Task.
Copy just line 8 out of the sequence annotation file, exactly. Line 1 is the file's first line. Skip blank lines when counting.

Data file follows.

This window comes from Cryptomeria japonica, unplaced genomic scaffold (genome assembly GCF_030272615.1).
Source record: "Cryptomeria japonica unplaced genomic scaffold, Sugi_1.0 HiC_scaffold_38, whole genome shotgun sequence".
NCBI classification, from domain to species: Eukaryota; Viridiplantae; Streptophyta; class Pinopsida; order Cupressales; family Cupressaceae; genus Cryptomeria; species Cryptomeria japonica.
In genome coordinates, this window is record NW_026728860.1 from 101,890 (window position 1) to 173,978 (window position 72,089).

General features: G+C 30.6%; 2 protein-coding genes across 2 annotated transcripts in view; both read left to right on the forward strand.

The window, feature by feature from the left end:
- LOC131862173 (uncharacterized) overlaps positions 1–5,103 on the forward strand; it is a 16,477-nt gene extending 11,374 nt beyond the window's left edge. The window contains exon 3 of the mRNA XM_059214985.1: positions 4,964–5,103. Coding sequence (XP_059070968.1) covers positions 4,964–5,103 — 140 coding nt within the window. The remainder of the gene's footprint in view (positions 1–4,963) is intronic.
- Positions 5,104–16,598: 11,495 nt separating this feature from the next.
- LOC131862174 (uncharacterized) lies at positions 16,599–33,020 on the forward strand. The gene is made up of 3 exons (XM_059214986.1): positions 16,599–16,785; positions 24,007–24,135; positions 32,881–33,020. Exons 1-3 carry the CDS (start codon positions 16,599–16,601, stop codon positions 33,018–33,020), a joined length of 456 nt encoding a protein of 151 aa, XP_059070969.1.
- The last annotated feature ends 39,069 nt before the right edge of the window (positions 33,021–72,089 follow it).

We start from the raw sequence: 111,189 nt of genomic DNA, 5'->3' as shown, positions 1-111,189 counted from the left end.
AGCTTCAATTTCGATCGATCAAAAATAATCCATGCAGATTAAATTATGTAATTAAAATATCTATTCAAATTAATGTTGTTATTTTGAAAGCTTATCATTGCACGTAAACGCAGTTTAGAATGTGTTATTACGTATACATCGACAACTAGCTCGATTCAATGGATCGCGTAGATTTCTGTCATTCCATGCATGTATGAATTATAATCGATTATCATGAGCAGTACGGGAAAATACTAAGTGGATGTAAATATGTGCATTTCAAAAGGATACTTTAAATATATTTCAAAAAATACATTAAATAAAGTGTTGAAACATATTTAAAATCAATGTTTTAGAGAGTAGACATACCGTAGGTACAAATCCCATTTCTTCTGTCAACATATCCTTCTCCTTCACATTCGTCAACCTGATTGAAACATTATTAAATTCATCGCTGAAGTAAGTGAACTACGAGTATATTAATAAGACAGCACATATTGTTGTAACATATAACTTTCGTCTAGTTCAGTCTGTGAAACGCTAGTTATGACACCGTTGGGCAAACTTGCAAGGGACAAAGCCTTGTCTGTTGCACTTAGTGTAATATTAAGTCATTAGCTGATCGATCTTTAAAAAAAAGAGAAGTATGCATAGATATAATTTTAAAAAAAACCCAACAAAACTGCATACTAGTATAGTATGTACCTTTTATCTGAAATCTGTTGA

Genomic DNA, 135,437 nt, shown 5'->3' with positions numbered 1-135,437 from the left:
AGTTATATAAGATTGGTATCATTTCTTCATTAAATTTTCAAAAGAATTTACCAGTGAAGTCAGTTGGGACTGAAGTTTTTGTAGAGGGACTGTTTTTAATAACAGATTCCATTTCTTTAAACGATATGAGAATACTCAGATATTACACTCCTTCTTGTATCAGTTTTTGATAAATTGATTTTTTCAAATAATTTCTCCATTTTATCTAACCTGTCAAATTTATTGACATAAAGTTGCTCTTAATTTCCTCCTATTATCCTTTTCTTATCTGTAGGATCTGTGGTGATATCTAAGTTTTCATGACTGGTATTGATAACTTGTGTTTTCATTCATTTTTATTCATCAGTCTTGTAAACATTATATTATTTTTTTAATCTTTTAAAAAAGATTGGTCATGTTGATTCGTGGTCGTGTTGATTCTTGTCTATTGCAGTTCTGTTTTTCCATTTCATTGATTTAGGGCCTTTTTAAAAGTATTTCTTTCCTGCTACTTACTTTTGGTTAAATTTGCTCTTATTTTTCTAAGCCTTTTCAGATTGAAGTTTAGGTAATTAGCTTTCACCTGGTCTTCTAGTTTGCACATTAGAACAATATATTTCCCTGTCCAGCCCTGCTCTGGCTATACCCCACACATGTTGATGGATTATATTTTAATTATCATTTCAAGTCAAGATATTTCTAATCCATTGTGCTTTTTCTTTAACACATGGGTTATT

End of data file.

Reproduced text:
- Positions 5,104–16,598: 11,495 nt separating this feature from the next.